As We Forgive!
When in the world did asking for or offering forgiveness become a sign of weakness?
Today the country has a leading presidential candidate who wears as a badge of honor the fact that he has never asked God for forgiveness. The country seems to espouse a foreign policy rooted in stereotyping, prejudice, revenge, retribution, and vituperation. Often as a nation we respond to dangers real or imagined with the kind of overkill that sees the suffering of the innocent merely as “collateral damage.”
People who have suffered at the hand of another are quite certain that they can gain that illusive sense of closure only by seeing the wrongdoer punished or even (in extreme cases) executed.
Perhaps we have retaliation in our DNA. For example, if a friend of mine hurts or snubs me, I want to return the favor. If somebody gets a promotion or a raise that I think I deserved, I try to tear that person down. If something goes wrong, if my dreams don’t come true, if I suffer a loss, I want to be awarded damages. I want to get what I think is mine even at the expense of someone else.
We seem to think that withholding forgiveness and never admitting the need for forgiveness are signs of strength. Rugged individualism is defined by our ability to judge others harshly—even rashly. The cowboy attitude that is so deeply engrained in our culture gives us leave to “shoot first and ask questions later.”
When such behavior is translated to the public square or to political activity, nothing is accomplished. Self-righteousness, arrogance, and attributing wrong-headed or even evil motives to others kill compromise. While compromise is lying dead on the floor, people’s real needs are ignored. Arguing and debate are important in governing others, but bull-headed filibusters do no one any good.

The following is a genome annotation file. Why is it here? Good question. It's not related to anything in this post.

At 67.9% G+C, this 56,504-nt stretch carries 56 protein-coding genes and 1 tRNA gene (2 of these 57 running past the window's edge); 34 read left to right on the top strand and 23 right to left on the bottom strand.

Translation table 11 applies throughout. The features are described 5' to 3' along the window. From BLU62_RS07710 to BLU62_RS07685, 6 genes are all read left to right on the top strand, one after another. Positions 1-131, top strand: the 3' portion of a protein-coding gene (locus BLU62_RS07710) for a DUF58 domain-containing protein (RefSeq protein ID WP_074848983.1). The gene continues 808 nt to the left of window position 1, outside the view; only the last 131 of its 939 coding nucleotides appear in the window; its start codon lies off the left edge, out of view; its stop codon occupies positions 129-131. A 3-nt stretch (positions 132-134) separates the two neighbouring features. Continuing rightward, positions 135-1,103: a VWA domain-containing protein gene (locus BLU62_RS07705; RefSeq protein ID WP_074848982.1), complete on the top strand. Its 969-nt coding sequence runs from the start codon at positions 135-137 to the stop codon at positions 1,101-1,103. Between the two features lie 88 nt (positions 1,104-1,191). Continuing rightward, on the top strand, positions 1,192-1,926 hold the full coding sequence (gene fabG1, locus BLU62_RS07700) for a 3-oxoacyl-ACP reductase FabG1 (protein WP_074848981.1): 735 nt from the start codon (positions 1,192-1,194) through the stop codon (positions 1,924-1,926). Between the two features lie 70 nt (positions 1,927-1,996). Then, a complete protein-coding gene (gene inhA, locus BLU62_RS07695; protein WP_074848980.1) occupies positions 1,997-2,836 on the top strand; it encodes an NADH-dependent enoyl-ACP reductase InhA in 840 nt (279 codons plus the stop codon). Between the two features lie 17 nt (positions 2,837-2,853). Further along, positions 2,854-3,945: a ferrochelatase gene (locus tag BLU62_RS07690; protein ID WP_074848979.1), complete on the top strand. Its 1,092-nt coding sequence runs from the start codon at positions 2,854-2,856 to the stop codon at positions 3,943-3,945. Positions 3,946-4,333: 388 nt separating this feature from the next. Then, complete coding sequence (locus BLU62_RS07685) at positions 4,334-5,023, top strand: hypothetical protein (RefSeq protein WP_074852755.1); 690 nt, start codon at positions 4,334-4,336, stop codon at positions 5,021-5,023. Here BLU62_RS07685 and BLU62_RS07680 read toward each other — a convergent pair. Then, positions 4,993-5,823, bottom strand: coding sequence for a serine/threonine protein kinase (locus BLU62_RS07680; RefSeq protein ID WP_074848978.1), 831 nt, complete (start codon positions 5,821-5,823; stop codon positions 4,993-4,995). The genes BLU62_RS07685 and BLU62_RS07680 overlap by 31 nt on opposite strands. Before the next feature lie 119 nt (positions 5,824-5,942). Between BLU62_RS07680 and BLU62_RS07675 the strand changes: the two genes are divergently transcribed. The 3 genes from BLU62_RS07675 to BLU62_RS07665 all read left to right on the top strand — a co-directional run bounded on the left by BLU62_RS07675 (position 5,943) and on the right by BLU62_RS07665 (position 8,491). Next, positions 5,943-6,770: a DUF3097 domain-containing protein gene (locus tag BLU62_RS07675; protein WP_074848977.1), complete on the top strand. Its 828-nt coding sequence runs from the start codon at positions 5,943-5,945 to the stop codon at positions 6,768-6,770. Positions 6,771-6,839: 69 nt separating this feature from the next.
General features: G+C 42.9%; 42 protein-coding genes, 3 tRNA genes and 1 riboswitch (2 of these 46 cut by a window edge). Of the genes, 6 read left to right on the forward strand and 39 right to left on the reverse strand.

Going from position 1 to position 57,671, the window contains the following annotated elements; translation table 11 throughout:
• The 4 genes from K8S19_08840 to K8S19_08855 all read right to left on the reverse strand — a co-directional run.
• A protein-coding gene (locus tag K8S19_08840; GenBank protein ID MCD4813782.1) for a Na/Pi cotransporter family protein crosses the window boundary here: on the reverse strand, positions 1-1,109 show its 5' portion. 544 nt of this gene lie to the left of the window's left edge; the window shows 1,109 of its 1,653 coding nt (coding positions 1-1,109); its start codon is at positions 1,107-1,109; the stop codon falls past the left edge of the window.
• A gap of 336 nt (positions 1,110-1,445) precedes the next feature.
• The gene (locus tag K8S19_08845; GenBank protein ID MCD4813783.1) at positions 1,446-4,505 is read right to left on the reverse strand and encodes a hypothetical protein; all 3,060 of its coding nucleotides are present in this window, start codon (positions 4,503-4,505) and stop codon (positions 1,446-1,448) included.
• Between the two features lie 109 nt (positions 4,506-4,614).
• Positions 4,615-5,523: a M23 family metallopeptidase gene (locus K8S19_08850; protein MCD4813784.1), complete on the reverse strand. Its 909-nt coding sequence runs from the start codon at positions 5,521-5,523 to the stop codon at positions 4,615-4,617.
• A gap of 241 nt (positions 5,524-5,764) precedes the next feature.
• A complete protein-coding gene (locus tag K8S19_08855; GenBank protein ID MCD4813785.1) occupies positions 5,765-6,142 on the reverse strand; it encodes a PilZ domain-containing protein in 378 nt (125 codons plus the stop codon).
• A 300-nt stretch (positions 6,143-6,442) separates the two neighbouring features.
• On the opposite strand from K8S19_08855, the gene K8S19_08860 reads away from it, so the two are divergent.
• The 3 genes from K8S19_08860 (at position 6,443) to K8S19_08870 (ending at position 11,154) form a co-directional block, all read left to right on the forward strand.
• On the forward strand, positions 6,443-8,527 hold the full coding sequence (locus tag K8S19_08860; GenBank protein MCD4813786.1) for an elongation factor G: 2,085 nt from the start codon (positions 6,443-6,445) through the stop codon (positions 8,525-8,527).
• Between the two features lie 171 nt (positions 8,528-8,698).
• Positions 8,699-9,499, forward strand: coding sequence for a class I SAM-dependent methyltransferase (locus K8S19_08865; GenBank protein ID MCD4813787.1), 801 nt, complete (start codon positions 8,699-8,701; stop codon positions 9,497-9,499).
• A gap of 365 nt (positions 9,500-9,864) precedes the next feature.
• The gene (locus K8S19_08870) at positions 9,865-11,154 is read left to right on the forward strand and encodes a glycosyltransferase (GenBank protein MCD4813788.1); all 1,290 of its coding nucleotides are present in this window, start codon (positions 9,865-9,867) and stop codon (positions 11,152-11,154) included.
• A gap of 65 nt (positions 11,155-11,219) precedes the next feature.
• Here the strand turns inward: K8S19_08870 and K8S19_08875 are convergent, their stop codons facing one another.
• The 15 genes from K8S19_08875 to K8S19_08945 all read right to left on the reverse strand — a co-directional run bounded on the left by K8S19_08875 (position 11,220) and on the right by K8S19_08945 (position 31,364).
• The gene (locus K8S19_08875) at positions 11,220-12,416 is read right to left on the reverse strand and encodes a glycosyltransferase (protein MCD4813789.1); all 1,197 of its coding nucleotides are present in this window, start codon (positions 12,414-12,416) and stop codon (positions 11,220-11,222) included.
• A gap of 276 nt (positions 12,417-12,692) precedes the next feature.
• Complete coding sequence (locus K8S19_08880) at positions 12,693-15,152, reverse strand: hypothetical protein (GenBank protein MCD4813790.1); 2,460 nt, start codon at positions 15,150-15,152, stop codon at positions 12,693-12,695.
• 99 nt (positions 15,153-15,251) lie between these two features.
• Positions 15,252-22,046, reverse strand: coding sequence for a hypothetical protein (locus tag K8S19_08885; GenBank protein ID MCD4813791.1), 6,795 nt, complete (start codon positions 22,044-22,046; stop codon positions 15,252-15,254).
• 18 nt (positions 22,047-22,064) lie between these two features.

This coming Sunday, we get one of the most powerful Gospel demonstrations that giving and receiving forgiveness take great strength. We are going to hear again the familiar and yet so little understood parable of the Prodigal Son.
Tax collectors and sinners who were hanging on his every word surrounded Jesus. Nearby, public officials whispered in disdain that Jesus welcomed sinners and ate with them. Their whispers unleashed Jesus’ lesson in forgiveness.
A young man separated himself from his family. He squandered his inheritance. He became homeless and hungry. He saw his only hope in a return to his father and begging for forgiveness. His father saw him coming and raced to meet him—welcoming him and forgiving him in a warm embrace.
I am sure that most of us—even most government officials, candidates, and pundits—know the story all too well. Its real message, however, never makes it into daily life, into governance or, into commerce.
The generous mercy of God is also expressed in the New Testament reading for Sunday:
God was reconciling the world to himself in Christ,
not counting their trespasses against them
and entrusting to us the message of reconciliation.
So we are ambassadors for Christ,
as if God were appealing through us.
We implore you on behalf of Christ,
be reconciled to God.
For our sake he made him to be sin who did not know sin,
so that we might become the righteousness of God in him.
2 Corinthians 5:20-22
Any public official who is convinced that forgiving is all about weakness might think for a moment on what Jesus did. He had been falsely accused, arrested, tortured, abused, and condemned to death. Gasping his last in pain, he summoned enough strength to say, “Father, forgive them!”